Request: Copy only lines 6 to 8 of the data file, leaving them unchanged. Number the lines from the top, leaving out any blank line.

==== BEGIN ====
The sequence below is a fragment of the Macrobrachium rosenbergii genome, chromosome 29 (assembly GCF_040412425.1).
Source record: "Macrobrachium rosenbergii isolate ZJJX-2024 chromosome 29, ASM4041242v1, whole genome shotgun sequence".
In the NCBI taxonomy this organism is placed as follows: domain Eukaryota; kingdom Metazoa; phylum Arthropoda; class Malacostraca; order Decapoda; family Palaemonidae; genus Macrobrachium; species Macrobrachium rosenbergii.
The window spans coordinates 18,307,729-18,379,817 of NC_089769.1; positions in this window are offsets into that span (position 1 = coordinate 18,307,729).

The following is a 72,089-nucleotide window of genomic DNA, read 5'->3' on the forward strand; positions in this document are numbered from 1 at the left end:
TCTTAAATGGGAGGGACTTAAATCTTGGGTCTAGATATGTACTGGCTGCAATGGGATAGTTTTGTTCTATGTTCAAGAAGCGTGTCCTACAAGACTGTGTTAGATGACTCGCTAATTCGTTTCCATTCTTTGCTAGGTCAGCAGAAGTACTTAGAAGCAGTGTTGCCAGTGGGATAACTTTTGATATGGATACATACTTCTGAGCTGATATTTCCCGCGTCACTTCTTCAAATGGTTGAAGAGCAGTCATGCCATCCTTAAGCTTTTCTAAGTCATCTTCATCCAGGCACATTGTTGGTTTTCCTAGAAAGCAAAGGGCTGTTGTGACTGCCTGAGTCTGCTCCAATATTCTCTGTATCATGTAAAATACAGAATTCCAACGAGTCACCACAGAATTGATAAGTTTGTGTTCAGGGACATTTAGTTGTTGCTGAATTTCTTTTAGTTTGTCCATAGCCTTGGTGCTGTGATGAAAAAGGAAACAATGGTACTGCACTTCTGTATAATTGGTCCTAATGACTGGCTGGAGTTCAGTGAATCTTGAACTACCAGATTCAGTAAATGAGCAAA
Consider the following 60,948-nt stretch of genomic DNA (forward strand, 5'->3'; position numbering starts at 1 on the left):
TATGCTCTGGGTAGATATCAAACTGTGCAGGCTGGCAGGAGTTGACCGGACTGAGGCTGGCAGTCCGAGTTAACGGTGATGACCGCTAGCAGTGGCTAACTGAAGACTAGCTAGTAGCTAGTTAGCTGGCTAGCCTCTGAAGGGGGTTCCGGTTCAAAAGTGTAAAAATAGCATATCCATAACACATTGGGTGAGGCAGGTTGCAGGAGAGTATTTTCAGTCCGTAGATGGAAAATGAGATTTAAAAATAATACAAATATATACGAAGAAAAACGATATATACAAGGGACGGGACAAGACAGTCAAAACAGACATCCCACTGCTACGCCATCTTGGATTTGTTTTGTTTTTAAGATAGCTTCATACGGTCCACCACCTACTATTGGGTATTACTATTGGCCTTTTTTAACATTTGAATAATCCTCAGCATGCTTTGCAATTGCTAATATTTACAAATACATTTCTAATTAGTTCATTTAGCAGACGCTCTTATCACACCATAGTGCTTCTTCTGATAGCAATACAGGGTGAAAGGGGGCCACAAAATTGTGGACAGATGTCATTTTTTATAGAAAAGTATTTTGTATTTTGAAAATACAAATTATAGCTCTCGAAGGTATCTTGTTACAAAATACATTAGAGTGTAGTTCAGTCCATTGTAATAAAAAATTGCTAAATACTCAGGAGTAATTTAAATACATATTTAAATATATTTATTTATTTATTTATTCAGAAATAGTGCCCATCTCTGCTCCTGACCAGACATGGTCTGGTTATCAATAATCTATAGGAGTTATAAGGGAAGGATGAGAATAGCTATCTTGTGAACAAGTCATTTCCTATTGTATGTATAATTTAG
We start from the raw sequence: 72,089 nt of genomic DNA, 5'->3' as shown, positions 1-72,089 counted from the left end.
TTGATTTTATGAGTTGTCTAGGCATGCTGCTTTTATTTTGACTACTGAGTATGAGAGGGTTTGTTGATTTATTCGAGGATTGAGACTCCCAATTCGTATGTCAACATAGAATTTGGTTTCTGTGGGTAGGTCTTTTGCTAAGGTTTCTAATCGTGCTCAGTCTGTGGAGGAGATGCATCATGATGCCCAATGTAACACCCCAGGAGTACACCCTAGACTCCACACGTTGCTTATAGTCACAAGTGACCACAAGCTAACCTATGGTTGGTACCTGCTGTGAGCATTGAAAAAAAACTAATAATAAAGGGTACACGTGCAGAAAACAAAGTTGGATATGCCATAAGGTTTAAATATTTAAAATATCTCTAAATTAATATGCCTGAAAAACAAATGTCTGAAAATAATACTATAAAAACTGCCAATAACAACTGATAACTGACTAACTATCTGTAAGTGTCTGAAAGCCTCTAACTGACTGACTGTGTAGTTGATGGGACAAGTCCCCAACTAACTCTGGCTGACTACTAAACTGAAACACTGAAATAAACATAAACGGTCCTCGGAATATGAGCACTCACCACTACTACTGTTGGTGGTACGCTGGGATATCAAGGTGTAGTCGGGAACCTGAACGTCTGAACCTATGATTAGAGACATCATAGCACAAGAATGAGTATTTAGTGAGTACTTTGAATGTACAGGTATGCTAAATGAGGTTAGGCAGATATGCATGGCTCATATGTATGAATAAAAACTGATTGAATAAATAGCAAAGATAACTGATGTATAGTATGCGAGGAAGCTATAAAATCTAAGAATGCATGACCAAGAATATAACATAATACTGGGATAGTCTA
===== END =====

TCTTAAATGGGAGGGACTTAAATCTTGGGTCTAGATATGTACTGGCTGCAATGGGATAGTTTTGTTCTATGTTCAAGAAGCGTGTCCTACAAGACTGTGTTAGATGACTCGCTAATTCGTTTCCATTCTTTGCTAGGTCAGCAGAAGTACTTAGAAGCAGTGTTGCCAGTGGGATAACTTTTGATATGGATACATACTTCTGAGCTGATATTTCCCGCGTCACTTCTTCAAATGGTTGAAGAGCAGTCATGCCATCCTTAAGCTTTTCTAAGTCATCTTCATCCAGGCACATTGTTGGTTTTCCTAGAAAGCAAAGGGCTGTTGTGACTGCCTGAGTCTGCTCCAATATTCTCTGTATCATGTAAAATACAGAATTCCAACGAGTCACCACAGAATTGATAAGTTTGTGTTCAGGGACATTTAGTTGTTGCTGAATTTCTTTTAGTTTGTCCATAGCCTTGGTGCTGTGATGAAAAAGGAAACAATGGTACTGCACTTCTGTATAATTGGTCCTAATGACTGGCTGGAGTTCAGTGAATCTTGAACTACCAGATTCAGTAAATGAGCAAA
Consider the following 60,948-nt stretch of genomic DNA (forward strand, 5'->3'; position numbering starts at 1 on the left):
TATGCTCTGGGTAGATATCAAACTGTGCAGGCTGGCAGGAGTTGACCGGACTGAGGCTGGCAGTCCGAGTTAACGGTGATGACCGCTAGCAGTGGCTAACTGAAGACTAGCTAGTAGCTAGTTAGCTGGCTAGCCTCTGAAGGGGGTTCCGGTTCAAAAGTGTAAAAATAGCATATCCATAACACATTGGGTGAGGCAGGTTGCAGGAGAGTATTTTCAGTCCGTAGATGGAAAATGAGATTTAAAAATAATACAAATATATACGAAGAAAAACGATATATACAAGGGACGGGACAAGACAGTCAAAACAGACATCCCACTGCTACGCCATCTTGGATTTGTTTTGTTTTTAAGATAGCTTCATACGGTCCACCACCTACTATTGGGTATTACTATTGGCCTTTTTTAACATTTGAATAATCCTCAGCATGCTTTGCAATTGCTAATATTTACAAATACATTTCTAATTAGTTCATTTAGCAGACGCTCTTATCACACCATAGTGCTTCTTCTGATAGCAATACAGGGTGAAAGGGGGCCACAAAATTGTGGACAGATGTCATTTTTTATAGAAAAGTATTTTGTATTTTGAAAATACAAATTATAGCTCTCGAAGGTATCTTGTTACAAAATACATTAGAGTGTAGTTCAGTCCATTGTAATAAAAAATTGCTAAATACTCAGGAGTAATTTAAATACATATTTAAATATATTTATTTATTTATTTATTCAGAAATAGTGCCCATCTCTGCTCCTGACCAGACATGGTCTGGTTATCAATAATCTATAGGAGTTATAAGGGAAGGATGAGAATAGCTATCTTGTGAACAAGTCATTTCCTATTGTATGTATAATTTAG